Disney prepares to fight Zika in Walt Disney World


For many years, Disney has had a mosquito-control program in place on property, but now with the very possible threat of Zika in Walt Disney World, Disney is extending the program to directly protect guests. Although rather undocumented, Walt Disney World has many systems in place to reduce the number of mosquitos on the forty-three square miles. The Ready Creek Improvement District has written a few articles on the control methods used, including natural mosquito-eaters (birds, other insects, etc) and insecticides.

Disney is no stranger to mosquito control. There is a very in-depth mosquito control method in place at Disney’s private island, Castaway Cay, in the Bahamas. One of the big strategies at Castaway Cay, including the distribution of insecticide and mosquito-eating predators, is keeping water moving around the property. Warm, stagnant water is where mosquitos breed best. Through the use of fountains and boats, a large number of mosquitos never come to fruition to begin with. This method is much more difficult to implement in Walt Disney World due to the sheer size of the property and the nature of the land (lots of swamps). With the future potential for Zika-carrying mosquitos make their way to areas near Walt Disney World, the company is stepping up their game.

If reducing the amount of stagnant water on property is the goal, one place comes to mind pretty quickly: River Country. Walt Disney World’s first water park has been rotting in disrepair for over a decade. While many parts of the water park are technically connected to Bay Lake (one of the many reasons this park originally closed), other areas are closed off and home to warm, stagnant water. One of these areas is the kidney-shaped pool: Upstream Plunge.

River Country Map - Zika in Walt Disney World
©The Walt Disney Company

This week, the Orlando Sentinel broke word that Disney is to drain and fill River Country’s Upstream Plunge. While many guests hoped in anticipation for the announcement of something new coming to the area once home to Walt Disney World’s best waterpark, it appears the true motivation for filling a pool that has remained unmaintained for 15 years has less to do with the development of the land and more to do with the further preventing of mosquitos in Walt Disney World. By the looks of this announcement, Walt Disney World is stepping up on the mosquito control to a level comparable with Castaway Cay, extending to eliminating potential breeding areas for the insect.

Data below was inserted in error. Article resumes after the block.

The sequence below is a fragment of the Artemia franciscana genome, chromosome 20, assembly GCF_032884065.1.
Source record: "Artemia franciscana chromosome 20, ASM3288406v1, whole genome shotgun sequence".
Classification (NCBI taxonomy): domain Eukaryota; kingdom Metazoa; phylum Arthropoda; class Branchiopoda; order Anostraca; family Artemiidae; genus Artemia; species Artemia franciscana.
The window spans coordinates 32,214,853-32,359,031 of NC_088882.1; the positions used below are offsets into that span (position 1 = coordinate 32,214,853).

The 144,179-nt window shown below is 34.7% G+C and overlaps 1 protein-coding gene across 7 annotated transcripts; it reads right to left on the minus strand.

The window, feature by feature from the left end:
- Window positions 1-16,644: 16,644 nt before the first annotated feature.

While Walt Disney World is getting serious on its own mosquito control methods property-wide, Disney is also working on mosquito control at a theme park guest level. Starting August 29th, free mosquito-repellant is now being offered to guests at all Walt Disney World parks and resort hotels. Free to both the guests and cast members, this is yet another line of protection between Walt Disney World, mosquitos, and potentially Zika. On top of the free spray, Disney is also providing informational pamphlets on mosquito control advice to all guests arriving to the Walt Disney World theme parks via car. Disney has also published an FAQ online on how to prevent Zika in Walt Disney World and also made this statement reassuring guests:

“At this time, the Florida Department of Health has reported that there are no reported cases of active transmissions of the Zika virus in the Orlando area and counties surrounding Walt Disney World Resort.”

Speaking of the potential for Zika in Walt Disney World sometime in the near future, there is hope. Although several hundred cases of Zika have been reported throughout the United States, only 29 of those cases where vector-borne. In layman’s terms, only 29 people who have contracted Zika in the US received it from local mosquitos or others who received it from local mosquitos. While this does seem pretty optimistic in contrast to the 8,746 vector-borne transmission cases in Puerto Rico so far, that doesn’t discount the severity of the potential risk in the rest of the state and even country or world. This map shows cases by state and also details areas where Zika can be contracted locally (just Miami as of 9/1/16).

CDC Current US Zika Map (8/31/16)
©Centers for Disease Control and Prevention

That’s the latest on Disney’s mosquito-prevention steps here in Walt Disney World. Stepping up with helping to provide free bug spray on top of all of the property-wide work being conducted to lower mosquito counts really shows Disney’s cutting no cost for the safety for the guests. Zika in Walt Disney World, a magical kingdom running rampant with infected mosquitos…let’s keep this from coming to fruition. We’ll leave you with a word of advice for those of you going to the most magical place on Earth sometime soon: don’t pass up on the free mosquito-repellant! Stay Safe and Have a Magical Day! 😀

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